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  • Gail Wong

My First Year of Women Investing in Women (Part 2 of 3)

Updated: Nov 24, 2023

Working alongside women at Ladies Investment Club (L.I.C.) and SheEO crystallised a reinvented personal investment philosophy - one that integrates emotions, beliefs, purpose, and values.


This article is a continuation to the Introduction/ Lesson 1 and covers Lessons 2 and 3.


If 2017's investing journey was about establishing individual performance (mostly to myself), 2018 was about doing it alongside others, being curious about their views, and integrating perspectives. In addition to public markets, I personally reviewed over 25 angel/ seed financing private opportunities, and engaged primarily with female investors.


At this early stage of business existence, one's investment is essentially in the person/ people behind the idea. Given my wholistic coaching philosophy, I am always keen to understand the complete picture of a business leader.


Lesson 2: Human Beings, First.


I've found myself incredibly inspired by business owners who are human beings, first. They care, and not only because they could be handsomely paid to. They recognise that their business' value is in the hands of their people, and pay attention to this.


They care about hiring inclusively, paying fair wages, using sustainable resources, giving back, while altering humanity with innovations and of course, making money. An enlightened CEO I met this week pointed out that her business can only create lasting impact if it stays alive. Others I've met would not choose entrepreneurship as a living, if not for a mission that had to be served.


Such a refreshing departure from Wall Street, where it seemed that non-financial factors were a waste of time, distraction for management and seen as a threat to returns.


Operating in a crowdsourced environment revealed to me how much of the competitive, scorched-earth approach was unconsciously buried in my financial decision-making. I’ve unlearnt some aspects of the supposedly-hallowed financial training that don’t leave room for humanity - e.g. Growth at all costs/ Emotions are bad.


I realised that for years, I had opened pitch decks with a default skepticism. Perhaps I have heightened appreciation for this since I've started running my own business - the courage to ask is the only way to cause change. Shelving the vestiges of the "every man for themselves" mentality, I welcome Founders with equally open heart. Transparency of intention is one trait that catches my attention as an investor.


Lesson 3: Then, Relationship.


While track record, leadership, motivation and grit are important criteria, the Investor-Founder Relationship is paramount. The care and emphasis that Relationship has been discussed in the all-women deals I've been part of is quite exceptional.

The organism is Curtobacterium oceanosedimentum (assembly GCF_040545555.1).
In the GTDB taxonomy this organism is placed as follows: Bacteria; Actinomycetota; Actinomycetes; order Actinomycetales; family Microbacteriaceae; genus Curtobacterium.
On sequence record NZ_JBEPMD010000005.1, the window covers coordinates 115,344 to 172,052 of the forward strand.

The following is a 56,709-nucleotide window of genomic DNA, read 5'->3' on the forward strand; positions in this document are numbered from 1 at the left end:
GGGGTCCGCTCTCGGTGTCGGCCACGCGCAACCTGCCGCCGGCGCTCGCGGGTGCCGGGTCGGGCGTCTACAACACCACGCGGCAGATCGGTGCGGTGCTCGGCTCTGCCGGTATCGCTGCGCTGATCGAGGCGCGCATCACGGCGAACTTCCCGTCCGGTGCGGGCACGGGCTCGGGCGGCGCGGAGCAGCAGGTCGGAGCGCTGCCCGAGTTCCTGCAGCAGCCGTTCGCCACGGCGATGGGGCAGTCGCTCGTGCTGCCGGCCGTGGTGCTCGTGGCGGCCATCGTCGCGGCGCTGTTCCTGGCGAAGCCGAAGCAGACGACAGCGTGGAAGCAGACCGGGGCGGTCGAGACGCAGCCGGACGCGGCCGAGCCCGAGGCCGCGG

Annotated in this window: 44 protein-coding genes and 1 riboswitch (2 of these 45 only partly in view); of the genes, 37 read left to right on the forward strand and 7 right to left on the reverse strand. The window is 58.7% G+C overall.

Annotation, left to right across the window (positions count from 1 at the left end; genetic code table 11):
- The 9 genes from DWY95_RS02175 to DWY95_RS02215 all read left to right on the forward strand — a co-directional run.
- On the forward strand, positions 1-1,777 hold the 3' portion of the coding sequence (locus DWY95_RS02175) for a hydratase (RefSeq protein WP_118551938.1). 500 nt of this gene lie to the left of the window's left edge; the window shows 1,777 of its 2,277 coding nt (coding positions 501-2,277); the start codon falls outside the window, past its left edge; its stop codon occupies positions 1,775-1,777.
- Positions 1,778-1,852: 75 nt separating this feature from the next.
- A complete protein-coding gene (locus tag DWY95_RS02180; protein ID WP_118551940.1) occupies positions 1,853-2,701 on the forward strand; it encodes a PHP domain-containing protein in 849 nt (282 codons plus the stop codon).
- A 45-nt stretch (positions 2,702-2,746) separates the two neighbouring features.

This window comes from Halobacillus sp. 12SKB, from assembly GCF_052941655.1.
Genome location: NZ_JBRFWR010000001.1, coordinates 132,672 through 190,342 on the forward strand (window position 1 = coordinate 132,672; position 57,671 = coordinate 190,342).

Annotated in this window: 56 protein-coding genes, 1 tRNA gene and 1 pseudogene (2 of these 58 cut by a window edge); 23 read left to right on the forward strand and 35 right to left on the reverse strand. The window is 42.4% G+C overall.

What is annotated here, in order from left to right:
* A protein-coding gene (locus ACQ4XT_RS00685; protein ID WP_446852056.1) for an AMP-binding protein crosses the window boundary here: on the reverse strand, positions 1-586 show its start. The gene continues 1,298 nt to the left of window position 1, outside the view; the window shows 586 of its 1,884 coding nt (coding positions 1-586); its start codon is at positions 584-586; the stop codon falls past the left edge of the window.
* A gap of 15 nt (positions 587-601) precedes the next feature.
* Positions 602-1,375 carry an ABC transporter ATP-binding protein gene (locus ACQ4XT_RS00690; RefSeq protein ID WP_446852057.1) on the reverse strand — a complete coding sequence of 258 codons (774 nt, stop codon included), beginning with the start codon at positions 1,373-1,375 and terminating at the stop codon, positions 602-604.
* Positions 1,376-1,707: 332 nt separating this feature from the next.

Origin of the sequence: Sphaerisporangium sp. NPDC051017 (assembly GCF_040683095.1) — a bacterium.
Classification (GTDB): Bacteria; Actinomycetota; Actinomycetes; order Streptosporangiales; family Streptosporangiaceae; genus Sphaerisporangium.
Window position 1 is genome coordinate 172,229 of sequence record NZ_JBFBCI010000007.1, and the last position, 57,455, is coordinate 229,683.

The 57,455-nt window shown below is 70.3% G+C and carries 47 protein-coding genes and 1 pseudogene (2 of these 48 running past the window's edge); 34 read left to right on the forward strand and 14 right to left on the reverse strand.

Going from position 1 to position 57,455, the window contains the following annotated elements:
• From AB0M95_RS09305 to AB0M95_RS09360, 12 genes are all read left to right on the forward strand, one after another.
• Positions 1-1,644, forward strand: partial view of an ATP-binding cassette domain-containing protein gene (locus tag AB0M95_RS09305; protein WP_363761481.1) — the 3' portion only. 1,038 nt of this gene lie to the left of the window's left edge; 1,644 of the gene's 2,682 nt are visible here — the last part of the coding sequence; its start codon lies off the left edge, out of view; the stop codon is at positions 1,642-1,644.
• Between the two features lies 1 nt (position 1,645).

And this is a two-way street. Trust and support open up a channel for invaluable influence/ advice and leverages investor resources. It can be turnkey to shaping a business' trajectory and return, to the extent of opening a whole new business segment for one such portfolio company.

  • At L.I.C., we have leveraged our collective membership's networks to introduce investee companies to new clients, hires and capacities

  • SheEO amplifies this effect with a 1:100 Venture-to-Activator ratio and a core culture of Radical Generosity

Underpinning it is the belief that it's possible for everyone in the relationship to enrich themselves abundantly.


It also makes a difference to the CEO who champions a disruptive or purpose-driven enterprise to know there are people in their corner, sharing their vision of the world, however great the gap to reality today. Where capital is plentiful, Relationship is a clear differentiator.


The Relationship also lays the groundwork for any discussions that might be deemed "difficult." For example, understanding hard limits, creating compromise on deal terms, making the case for valuation. The dynamic of "We" alters the flavour of such conversations.


Two final points I'll say here on the topic of human beings:

  1. Vision, track record and leadership is usually evident but even CEOs with all three attributes talk, think, and cry in their unique way. I encourage any CEO pitching to honour their whole self, even as the financing community's expectations of a "dream CEO" converge. Currently, there is a rising movement encouraging Founders to question raising lots of venture capital as a default "must-do".

  2. On top of hard skills and purpose, I pay attention to whether a person is set up to succeed sustainably. I often say,

Entrepreneurship is the Olympics of Uncertainty

Are the Founders we invest in nurturing their whole self - health, mind, spirit - for peak performance in the long haul? Are they taking care of themselves in the simplest of forms? How would they define success for themselves? Try finding this criteria in a due diligence checklist!


If this investment approach strikes you as uncharacteristically heavy on soft factors, I urge you to read on for Lesson 4 where I offer my view on how it all hangs together.


If you enjoyed this, please share the article with others who might benefit. I'd enjoy hearing your feedback/ questions via PM too.

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